Grant helps firm devise way to combat biowarefare
By Barbara Smith/Business Writer
Scientists at a leading biotechnology company headquartered in Vacaville are busy working on biowarfare defense initiatives for the United States.
Large Scale Biology Corp. has received a $1 million federal grant from the Biowarfare Defense Research Program to expand the company's participation in national biowarfare defense. The funding will be used to develop more effective products for prevention and treatment of biowarfare-related illnesses.
On Aug. 5, President Bush signed legislation into law that funds key Department of Defense initiatives, including $1 million for the company to employ its proprietary GRAMMR (Genetic ReAssortment by MisMatch Resolution) DNA shuffling and molecular evolution technology to develop more effective biopharmaceuticals for protecting military personnel and civilians in biowarfare situations.
GRAMMR is Large Scale Biology's technology invented and developed in Vacaville, said Hal Padgett, principal investigator for the program.
"GRAMMR allows us to breed genes with one another in order to obtain new and novel biological activity," Padgett said. "We've gotten enthusiastic response from our military clients.
"The capabilities that GRAMMR presents allows them to do things they are currently unable to do."
Padgett said there are certain biological agents that are of concern to the Department of Defense, and Large Scale is providing materials for them to screen against those agents.
"We're not working with any of those agents in Vacaville," Padgett cautioned. "We're just providing materials for them to screen, and we ship those to the biodefense facilities in Fort Detrick."
Large Scale Biology is under contract with the U.S. Army Medical Research Institute of Infectious Diseases in Fort Detrick. Fort Detrick is the U.S. biodefense headquarters where there is the Level 4 containment facilities for viruses such as Ebola.
"We are evolving novel therapeutics to combat those agents," Padgett said. "We're doing this in our efforts to augment the native human immune system."
There are many biological agents the Department of Defense is interested in screening against, Padgett said.
"We take candidate genes, breed them together, and produce the proteins that correspond to these hybrid genes," he said. "We are evolving these genes for greater activity."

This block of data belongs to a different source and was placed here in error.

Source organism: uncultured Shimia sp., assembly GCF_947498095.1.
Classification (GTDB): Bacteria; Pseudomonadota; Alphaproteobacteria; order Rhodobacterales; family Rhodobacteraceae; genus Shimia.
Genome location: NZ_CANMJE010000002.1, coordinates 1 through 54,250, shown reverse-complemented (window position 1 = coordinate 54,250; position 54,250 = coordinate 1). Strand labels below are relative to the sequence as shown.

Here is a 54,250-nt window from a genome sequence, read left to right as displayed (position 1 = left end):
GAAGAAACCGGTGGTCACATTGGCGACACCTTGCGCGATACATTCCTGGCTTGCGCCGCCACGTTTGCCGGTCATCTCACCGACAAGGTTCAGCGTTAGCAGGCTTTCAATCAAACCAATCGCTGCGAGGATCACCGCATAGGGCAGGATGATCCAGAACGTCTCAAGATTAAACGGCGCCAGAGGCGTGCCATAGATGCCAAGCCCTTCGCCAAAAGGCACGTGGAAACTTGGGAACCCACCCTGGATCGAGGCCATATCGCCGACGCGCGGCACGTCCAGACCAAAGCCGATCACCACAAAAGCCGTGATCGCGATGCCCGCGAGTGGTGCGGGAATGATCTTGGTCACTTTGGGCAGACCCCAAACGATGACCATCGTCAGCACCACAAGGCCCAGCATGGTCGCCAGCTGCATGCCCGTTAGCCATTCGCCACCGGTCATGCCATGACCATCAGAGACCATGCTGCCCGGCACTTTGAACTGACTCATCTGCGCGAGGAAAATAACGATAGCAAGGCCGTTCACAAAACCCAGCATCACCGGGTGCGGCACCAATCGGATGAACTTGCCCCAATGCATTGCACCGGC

Padgett said biowarfare agents the Department of Defense would be concerned with include the Ebola virus, Venezuelan equine encephalitis, SARS, and Hantavirus, among others.
He said confidentiality prohibits him from specifying what Large Scale is addressing at this time.
Large Scale is contributing two of its core technologies to this program, including the Company's GRAMMR directed evolution technology and its plant-based biomanufacturing system, which can be used together to rapidly optimize and produce therapeutic proteins and vaccines.
"What we are doing with our GRAMMR technology in combination with our GENEWARE plant based manufacturing technology is something that other companies cannot approach, cannot do," Padgett said. "They really don't have the combination of the two - making the hybrid genes and producing the corresponding proteins - which is important. We have both sides of that equation.
"This is something we are uniquely positioned to do. That's not a stretch," he said.
Large Scale credits Congressman George Miller for his support and successful sponsorship to enable the company to make important contributions to national defense needs.
"Congressman Miller has put us in contact with the military researchers with the needs for our technologies, and he's made it possible for us to work with them to our mutual benefit," Padgett said.
Large Scale Biology is making an important contribution toward protecting America's armed forces in the battlefield, Miller said in a prepared statement.
"Biological warfare is an unfortunate but real threat and we must be prepared for it," he said.
Barbara Smith can be reached at firstname.lastname@example.org.
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